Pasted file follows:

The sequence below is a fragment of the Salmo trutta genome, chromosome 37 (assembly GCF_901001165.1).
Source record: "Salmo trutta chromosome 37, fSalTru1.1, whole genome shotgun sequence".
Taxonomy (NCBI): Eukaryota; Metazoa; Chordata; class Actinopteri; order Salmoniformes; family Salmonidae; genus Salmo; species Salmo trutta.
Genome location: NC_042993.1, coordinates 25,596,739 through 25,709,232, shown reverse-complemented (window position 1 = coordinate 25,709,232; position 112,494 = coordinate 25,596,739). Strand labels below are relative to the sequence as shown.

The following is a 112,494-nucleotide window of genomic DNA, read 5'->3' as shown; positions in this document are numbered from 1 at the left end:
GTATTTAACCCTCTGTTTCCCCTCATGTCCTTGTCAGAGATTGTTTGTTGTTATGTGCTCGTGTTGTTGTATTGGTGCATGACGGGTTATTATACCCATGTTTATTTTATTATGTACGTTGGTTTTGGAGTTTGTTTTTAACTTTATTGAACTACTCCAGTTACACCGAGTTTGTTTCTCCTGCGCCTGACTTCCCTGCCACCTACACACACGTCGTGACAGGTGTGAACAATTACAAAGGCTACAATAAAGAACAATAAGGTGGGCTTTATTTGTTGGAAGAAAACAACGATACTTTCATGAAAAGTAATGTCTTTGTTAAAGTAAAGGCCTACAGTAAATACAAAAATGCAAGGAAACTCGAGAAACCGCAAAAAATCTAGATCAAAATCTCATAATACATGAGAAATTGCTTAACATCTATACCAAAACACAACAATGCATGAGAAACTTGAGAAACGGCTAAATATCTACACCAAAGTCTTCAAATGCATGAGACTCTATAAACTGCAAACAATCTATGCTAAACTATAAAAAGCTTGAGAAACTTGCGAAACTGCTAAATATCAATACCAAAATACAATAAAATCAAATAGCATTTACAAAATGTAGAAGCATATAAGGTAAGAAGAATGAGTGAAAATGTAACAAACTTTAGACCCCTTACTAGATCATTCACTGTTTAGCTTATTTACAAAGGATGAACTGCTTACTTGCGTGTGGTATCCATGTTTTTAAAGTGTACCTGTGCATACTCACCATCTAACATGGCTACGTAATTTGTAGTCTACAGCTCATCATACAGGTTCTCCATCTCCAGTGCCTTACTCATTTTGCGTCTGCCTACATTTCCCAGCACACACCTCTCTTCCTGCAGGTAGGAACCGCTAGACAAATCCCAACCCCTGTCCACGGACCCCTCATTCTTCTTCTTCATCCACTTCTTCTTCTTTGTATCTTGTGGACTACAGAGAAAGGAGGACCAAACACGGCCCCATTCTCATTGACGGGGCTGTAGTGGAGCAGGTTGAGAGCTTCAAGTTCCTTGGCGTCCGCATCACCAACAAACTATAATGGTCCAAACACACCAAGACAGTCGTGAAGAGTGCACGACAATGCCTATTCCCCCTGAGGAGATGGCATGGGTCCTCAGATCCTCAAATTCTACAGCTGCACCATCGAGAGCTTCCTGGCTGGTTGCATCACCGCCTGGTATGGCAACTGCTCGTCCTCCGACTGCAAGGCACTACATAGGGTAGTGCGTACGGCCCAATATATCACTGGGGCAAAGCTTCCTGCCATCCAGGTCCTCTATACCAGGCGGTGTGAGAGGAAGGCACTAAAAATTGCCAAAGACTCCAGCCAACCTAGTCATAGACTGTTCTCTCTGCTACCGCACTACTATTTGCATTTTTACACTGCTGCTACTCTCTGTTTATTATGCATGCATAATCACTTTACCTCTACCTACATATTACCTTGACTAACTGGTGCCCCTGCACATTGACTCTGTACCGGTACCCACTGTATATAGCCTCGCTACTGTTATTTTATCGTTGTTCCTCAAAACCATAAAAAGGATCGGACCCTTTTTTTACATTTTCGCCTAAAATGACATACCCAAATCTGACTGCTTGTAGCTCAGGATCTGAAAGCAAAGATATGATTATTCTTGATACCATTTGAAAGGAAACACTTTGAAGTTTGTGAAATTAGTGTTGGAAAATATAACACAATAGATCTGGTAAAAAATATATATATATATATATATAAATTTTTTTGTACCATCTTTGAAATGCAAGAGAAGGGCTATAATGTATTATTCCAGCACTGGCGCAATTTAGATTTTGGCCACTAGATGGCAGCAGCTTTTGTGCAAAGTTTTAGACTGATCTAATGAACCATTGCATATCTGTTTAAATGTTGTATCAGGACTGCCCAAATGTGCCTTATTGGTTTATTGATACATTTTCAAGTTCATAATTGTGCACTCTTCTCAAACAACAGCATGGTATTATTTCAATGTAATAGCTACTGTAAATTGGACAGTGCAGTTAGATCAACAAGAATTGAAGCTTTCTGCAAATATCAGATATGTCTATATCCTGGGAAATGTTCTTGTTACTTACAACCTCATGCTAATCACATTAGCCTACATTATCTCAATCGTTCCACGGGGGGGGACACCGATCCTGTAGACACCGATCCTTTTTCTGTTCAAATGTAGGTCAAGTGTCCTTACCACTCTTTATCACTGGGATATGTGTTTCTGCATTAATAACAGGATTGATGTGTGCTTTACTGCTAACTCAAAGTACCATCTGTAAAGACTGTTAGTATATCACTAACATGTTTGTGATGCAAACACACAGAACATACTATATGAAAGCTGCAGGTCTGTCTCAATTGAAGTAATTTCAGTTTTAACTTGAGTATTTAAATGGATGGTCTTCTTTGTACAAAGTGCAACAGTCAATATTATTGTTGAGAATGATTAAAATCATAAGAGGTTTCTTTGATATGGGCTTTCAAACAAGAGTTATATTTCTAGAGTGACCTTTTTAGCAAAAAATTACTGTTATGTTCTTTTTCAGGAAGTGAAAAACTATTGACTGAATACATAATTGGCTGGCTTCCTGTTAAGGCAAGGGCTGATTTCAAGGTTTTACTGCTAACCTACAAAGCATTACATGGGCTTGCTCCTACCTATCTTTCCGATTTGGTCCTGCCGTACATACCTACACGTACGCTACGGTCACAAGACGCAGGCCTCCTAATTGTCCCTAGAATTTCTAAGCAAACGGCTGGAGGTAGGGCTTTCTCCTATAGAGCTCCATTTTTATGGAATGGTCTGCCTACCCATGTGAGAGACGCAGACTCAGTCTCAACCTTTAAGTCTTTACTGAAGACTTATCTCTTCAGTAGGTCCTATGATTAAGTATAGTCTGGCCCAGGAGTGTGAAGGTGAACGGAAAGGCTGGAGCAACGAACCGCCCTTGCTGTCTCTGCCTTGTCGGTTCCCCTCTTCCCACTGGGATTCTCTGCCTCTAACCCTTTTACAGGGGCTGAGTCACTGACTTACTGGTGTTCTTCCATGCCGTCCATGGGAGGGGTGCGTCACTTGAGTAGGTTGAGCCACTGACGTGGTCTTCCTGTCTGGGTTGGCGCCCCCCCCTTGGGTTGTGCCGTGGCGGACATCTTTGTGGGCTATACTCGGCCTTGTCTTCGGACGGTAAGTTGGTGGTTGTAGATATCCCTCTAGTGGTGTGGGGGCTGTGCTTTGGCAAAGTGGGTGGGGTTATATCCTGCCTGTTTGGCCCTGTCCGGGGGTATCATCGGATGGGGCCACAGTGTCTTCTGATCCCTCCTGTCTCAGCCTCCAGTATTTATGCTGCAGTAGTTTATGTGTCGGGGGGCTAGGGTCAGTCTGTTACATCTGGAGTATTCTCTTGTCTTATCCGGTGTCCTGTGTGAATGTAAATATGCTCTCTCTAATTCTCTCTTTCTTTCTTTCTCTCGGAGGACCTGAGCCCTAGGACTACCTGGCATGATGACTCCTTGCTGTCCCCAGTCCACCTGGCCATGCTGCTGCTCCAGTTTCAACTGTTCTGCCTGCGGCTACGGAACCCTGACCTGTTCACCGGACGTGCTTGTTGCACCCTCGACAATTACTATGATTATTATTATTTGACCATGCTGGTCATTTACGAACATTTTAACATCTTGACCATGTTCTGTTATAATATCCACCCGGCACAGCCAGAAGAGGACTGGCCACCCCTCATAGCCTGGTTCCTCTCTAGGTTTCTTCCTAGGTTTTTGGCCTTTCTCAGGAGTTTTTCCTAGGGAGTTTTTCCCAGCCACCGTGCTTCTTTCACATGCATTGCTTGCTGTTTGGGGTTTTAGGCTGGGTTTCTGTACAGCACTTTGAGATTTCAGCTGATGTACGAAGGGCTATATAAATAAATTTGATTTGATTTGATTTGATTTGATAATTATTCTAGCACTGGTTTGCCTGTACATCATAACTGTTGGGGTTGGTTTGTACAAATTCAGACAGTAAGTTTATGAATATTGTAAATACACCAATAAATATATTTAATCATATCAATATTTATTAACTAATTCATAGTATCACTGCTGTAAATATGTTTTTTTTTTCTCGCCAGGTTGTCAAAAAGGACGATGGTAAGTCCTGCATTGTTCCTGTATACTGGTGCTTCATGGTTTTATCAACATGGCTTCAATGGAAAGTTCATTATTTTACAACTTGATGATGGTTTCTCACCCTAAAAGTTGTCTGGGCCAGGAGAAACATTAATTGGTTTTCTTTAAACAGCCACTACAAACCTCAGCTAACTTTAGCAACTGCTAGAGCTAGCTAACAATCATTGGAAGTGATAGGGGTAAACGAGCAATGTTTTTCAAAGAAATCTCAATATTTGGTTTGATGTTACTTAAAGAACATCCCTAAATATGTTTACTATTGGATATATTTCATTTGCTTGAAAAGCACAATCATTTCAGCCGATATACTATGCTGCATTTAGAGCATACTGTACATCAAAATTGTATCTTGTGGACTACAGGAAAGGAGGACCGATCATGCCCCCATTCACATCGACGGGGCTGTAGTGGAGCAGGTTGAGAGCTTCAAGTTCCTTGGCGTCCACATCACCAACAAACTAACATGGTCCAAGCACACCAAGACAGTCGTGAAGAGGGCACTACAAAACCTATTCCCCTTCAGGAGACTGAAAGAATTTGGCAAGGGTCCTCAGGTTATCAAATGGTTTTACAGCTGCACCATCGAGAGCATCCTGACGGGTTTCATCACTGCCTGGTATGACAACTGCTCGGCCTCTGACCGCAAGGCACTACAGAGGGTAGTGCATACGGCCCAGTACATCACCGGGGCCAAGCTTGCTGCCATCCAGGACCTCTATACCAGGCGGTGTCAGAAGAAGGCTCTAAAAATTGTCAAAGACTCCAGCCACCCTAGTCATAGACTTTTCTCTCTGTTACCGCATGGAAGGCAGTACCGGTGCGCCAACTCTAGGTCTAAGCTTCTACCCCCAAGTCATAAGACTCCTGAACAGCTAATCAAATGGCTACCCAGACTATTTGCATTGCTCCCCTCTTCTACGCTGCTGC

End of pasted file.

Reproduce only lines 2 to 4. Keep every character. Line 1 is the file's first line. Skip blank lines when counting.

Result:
Source record: "Salmo trutta chromosome 37, fSalTru1.1, whole genome shotgun sequence".
Taxonomy (NCBI): Eukaryota; Metazoa; Chordata; class Actinopteri; order Salmoniformes; family Salmonidae; genus Salmo; species Salmo trutta.
Genome location: NC_042993.1, coordinates 25,596,739 through 25,709,232, shown reverse-complemented (window position 1 = coordinate 25,709,232; position 112,494 = coordinate 25,596,739). Strand labels below are relative to the sequence as shown.